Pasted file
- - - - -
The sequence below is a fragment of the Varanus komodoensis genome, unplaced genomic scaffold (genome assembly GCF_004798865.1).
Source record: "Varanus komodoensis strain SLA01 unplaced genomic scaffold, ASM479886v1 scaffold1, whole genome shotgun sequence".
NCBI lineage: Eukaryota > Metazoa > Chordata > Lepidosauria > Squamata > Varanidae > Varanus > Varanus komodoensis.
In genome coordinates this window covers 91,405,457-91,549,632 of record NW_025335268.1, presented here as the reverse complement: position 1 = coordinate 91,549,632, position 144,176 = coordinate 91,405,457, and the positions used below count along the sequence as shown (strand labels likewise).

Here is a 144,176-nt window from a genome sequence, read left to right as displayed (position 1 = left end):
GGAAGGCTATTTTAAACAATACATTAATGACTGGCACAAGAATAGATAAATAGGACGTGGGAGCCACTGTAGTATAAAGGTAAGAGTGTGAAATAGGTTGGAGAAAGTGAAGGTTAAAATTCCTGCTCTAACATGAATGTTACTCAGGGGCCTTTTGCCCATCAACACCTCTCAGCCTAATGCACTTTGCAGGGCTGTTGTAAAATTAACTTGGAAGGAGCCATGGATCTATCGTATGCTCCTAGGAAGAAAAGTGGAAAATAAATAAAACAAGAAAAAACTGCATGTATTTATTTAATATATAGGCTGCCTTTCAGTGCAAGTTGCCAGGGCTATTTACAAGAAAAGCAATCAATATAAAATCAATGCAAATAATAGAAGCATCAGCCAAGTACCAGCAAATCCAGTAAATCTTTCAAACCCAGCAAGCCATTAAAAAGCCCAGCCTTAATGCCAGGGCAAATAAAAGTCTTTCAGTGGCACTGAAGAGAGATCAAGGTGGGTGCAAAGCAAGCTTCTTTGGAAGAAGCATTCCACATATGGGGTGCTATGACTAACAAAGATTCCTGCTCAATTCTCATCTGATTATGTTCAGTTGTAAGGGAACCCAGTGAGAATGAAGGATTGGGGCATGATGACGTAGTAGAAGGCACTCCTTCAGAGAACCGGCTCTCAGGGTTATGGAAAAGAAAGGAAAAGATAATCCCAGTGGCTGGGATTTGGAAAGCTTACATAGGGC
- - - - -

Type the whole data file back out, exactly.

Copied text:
The sequence below is a fragment of the Varanus komodoensis genome, unplaced genomic scaffold (genome assembly GCF_004798865.1).
Source record: "Varanus komodoensis strain SLA01 unplaced genomic scaffold, ASM479886v1 scaffold1, whole genome shotgun sequence".
NCBI lineage: Eukaryota > Metazoa > Chordata > Lepidosauria > Squamata > Varanidae > Varanus > Varanus komodoensis.
In genome coordinates this window covers 91,405,457-91,549,632 of record NW_025335268.1, presented here as the reverse complement: position 1 = coordinate 91,549,632, position 144,176 = coordinate 91,405,457, and the positions used below count along the sequence as shown (strand labels likewise).

Here is a 144,176-nt window from a genome sequence, read left to right as displayed (position 1 = left end):
GGAAGGCTATTTTAAACAATACATTAATGACTGGCACAAGAATAGATAAATAGGACGTGGGAGCCACTGTAGTATAAAGGTAAGAGTGTGAAATAGGTTGGAGAAAGTGAAGGTTAAAATTCCTGCTCTAACATGAATGTTACTCAGGGGCCTTTTGCCCATCAACACCTCTCAGCCTAATGCACTTTGCAGGGCTGTTGTAAAATTAACTTGGAAGGAGCCATGGATCTATCGTATGCTCCTAGGAAGAAAAGTGGAAAATAAATAAAACAAGAAAAAACTGCATGTATTTATTTAATATATAGGCTGCCTTTCAGTGCAAGTTGCCAGGGCTATTTACAAGAAAAGCAATCAATATAAAATCAATGCAAATAATAGAAGCATCAGCCAAGTACCAGCAAATCCAGTAAATCTTTCAAACCCAGCAAGCCATTAAAAAGCCCAGCCTTAATGCCAGGGCAAATAAAAGTCTTTCAGTGGCACTGAAGAGAGATCAAGGTGGGTGCAAAGCAAGCTTCTTTGGAAGAAGCATTCCACATATGGGGTGCTATGACTAACAAAGATTCCTGCTCAATTCTCATCTGATTATGTTCAGTTGTAAGGGAACCCAGTGAGAATGAAGGATTGGGGCATGATGACGTAGTAGAAGGCACTCCTTCAGAGAACCGGCTCTCAGGGTTATGGAAAAGAAAGGAAAAGATAATCCCAGTGGCTGGGATTTGGAAAGCTTACATAGGGC